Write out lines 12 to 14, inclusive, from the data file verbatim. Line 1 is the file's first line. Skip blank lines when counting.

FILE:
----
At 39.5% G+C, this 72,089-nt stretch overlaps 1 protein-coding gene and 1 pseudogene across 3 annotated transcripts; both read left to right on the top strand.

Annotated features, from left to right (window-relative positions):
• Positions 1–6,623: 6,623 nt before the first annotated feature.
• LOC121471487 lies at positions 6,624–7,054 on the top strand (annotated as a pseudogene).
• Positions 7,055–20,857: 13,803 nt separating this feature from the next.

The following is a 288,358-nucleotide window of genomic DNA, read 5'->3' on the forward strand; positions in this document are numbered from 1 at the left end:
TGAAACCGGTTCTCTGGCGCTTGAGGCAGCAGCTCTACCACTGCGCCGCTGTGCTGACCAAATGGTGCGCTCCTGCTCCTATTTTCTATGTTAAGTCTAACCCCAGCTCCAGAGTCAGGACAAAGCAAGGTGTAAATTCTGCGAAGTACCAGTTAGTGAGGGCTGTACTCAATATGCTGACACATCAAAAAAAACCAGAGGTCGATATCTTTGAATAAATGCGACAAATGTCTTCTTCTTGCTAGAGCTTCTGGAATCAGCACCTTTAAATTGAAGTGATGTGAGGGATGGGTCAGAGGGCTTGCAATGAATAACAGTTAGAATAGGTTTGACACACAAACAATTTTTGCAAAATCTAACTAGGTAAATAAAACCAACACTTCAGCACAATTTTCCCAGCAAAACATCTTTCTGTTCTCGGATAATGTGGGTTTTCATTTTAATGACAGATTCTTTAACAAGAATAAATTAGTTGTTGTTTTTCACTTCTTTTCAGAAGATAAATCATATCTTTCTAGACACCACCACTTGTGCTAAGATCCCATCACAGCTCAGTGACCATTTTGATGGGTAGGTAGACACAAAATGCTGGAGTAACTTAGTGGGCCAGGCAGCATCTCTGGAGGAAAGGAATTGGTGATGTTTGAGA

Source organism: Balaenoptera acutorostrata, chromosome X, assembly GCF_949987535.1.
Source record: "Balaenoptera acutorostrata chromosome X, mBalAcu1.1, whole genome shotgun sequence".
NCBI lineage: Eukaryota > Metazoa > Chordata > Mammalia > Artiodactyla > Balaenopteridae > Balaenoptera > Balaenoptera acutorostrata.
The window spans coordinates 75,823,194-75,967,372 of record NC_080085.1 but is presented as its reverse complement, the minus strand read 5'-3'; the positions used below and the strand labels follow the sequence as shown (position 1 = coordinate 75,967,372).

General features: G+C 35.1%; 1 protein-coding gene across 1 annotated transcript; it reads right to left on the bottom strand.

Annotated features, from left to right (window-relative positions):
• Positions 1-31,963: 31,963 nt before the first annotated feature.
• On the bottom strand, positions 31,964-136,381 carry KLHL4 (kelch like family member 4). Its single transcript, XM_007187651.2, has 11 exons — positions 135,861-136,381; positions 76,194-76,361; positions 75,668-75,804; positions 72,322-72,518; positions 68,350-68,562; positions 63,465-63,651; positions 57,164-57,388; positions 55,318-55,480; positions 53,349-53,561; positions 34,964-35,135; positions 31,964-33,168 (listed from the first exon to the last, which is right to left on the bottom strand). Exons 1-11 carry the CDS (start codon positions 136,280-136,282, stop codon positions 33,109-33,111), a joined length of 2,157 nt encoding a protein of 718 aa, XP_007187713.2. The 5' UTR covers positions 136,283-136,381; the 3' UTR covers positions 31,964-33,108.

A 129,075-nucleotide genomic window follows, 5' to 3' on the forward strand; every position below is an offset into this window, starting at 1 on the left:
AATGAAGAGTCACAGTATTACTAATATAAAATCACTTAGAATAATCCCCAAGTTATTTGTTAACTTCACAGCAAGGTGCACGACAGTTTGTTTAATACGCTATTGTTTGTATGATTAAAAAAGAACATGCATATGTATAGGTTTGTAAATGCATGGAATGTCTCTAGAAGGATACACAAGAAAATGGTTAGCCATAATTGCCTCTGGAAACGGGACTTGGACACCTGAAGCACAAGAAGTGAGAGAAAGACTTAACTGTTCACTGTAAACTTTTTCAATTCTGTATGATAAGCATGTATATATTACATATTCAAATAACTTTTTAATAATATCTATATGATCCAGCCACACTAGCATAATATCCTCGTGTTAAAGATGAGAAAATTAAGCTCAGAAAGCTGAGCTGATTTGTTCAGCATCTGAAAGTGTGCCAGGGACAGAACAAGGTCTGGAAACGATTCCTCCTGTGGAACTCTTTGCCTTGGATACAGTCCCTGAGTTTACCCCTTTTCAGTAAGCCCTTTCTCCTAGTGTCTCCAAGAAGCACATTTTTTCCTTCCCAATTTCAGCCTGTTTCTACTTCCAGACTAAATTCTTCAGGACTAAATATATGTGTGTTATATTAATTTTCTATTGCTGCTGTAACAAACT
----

General features: G+C 35.1%; 1 protein-coding gene across 1 annotated transcript; it reads right to left on the bottom strand.

Annotated features, from left to right (window-relative positions):
• Positions 1-31,963: 31,963 nt before the first annotated feature.